Photo by Dimas 830. All other photos courtesy of Long Beach Animal Hospital (LBAH).
This article is a companion piece to one that Dr. Palazzolo contributed in September, pertaining mainly to dogs.
Anorexia is defined as “not eating.” It is one of the most common reasons cats are brought in for an exam. Being the unique and complex critters they are, there are a multitude of causes of anorexia.
How can you tell if you cat is not eating? Usually it’s because the food bowl is not empty or your pet is losing weight. In pets with longhair coats, it is difficult initially to see if your pet is losing weight. Maybe your cat wants to eat but cannot because of a foreign body in its mouth. Those cats will be drooling, pawing the face, or rubbing their face on the ground. There may also be swelling on one side of the face.
If your cat goes 24 hours without eating, it needs an exam. Cats don’t do well when they don’t eat for over 24 hours, and it can have a serious affect on their liver, especially if they are obese prior to the onset of anorexia. During the exam, one of our doctors will check for the many causes of anorexia.
Our exam starts with determining your cat’s body temperature, since a fever can cause anorexia. Then, a complete oral exam is performed to check for the following causes of anorexia:
- Gingivitis or periodontal disease of the gums and teeth
- Stomatitis of the oral cavity in general
- Yellow gums (called icterus) as a sign of anemia or liver disease
- A foreign body stuck under the tongue or anywhere in the oral cavity
- Fractured jaw at the chin, called a mandibular symphysis fracture
- A fracture at the temporomandibular (TMJ) joint
- Burns from biting an electrical cord
- Ulcers on the tongue or anywhere in the oral cavity
- Inflammation of the tongue, called glossitis
- Clogged nasal passages, especially when an upper-respiratory infection (URI) is present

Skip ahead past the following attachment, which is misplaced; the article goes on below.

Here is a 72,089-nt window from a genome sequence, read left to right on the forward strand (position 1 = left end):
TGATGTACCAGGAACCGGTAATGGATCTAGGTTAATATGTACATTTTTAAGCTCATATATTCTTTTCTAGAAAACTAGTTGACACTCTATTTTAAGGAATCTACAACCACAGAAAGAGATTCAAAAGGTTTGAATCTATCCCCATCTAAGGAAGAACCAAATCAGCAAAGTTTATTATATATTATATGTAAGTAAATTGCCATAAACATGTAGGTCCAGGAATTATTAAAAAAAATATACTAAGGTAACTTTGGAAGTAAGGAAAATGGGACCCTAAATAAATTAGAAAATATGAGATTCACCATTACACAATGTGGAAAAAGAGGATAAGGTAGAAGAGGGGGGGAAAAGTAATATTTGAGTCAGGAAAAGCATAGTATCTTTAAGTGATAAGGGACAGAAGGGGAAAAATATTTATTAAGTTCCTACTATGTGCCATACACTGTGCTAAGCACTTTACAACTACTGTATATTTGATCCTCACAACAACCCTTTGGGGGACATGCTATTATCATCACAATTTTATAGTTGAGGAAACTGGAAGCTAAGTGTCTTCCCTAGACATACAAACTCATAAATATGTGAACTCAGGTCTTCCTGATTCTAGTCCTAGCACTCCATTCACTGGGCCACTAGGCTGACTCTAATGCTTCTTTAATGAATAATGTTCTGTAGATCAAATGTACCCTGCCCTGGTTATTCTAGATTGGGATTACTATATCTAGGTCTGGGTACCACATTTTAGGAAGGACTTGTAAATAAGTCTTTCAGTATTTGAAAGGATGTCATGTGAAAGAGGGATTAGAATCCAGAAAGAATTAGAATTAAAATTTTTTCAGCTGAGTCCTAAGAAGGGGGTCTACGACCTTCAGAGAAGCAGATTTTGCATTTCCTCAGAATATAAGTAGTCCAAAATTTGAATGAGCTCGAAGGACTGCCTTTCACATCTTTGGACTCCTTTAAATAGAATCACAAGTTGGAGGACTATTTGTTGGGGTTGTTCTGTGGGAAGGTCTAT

Oral exams are important for any pet presented with anorexia. Without this one, we would not have see the tumor on the tongue.
After the oral exam, the rest of the body, including lymph nodes, heart and lungs, and internal organs, are checked. This exam, combined with diagnostic tests like radiographs and blood panels, help us determine if any of the following are the cause of your pet’s anorexia:
- Liver disease, especially fatty liver (hepatic lipidosis)
- Inflammatory bowel disease
- Kidney disease, especially toxins or chronic kidney disease (CKD).
- Heart disease, especially congestive heart failure
- Lung disease, especially asthma
- Bladder disease, especially UTI or inability to urinate
- Bacterial infection
- Viral infection
- Fungal infection
- Fractures, sprains or strains
- Aging, making it difficult to smell or see food
- Hormone disease like diabetes mellitus (sugar diabetes)
- Eye disease like corneal ulcers, foreign bodies, uveitis, glaucoma
Eye pain that leads to anorexia can be serious and difficult to diagnose. Special equipment is usually needed for an accurate diagnosis.
- Facial-nerve damage
- Brain lesions such as tumor, inflammation, infection
- Skin disease, causing excess scratching, wounds or infection
This is a radiograph of the chest of a cat that was presented for not eating. The circled area is a mass in the chest, which caused the anorexia. Without this radiograph, we would not have known the cause of the condition.
If we cannot find any organic cause to your cat’s anorexia, the problem could be psychological:
- Doesn’t like the smell or taste of its food
- Spoiled food
- Change in routine
- Motion sickness
- High environmental temperature
- Pain from a source such as arthritis, fractures, cancer, bee stings or wounds
- Stress from too many cats in your household
- Territorial dispute that includes access to the food bowl
- Noise from fireworks
- Visitors your cat is not used to seeing
As extensive as these lists are, they’re not comprehensive. They were created to give you an idea of the potential causes of anorexia so you can watch for it. Close observation of your cat and its daily habits will go a long way to catching any potential cause early enough to be treated.
Treatment is obviously aimed at the initial cause. Other ancillary treatments include fluids, antibiotics, appetite stimulants, anti-inflammatories, pain medication and assisted feeding, including the use of feeding tubes.
Visit Long Beach Animal Hospital’s website for more detail on feline diseases.
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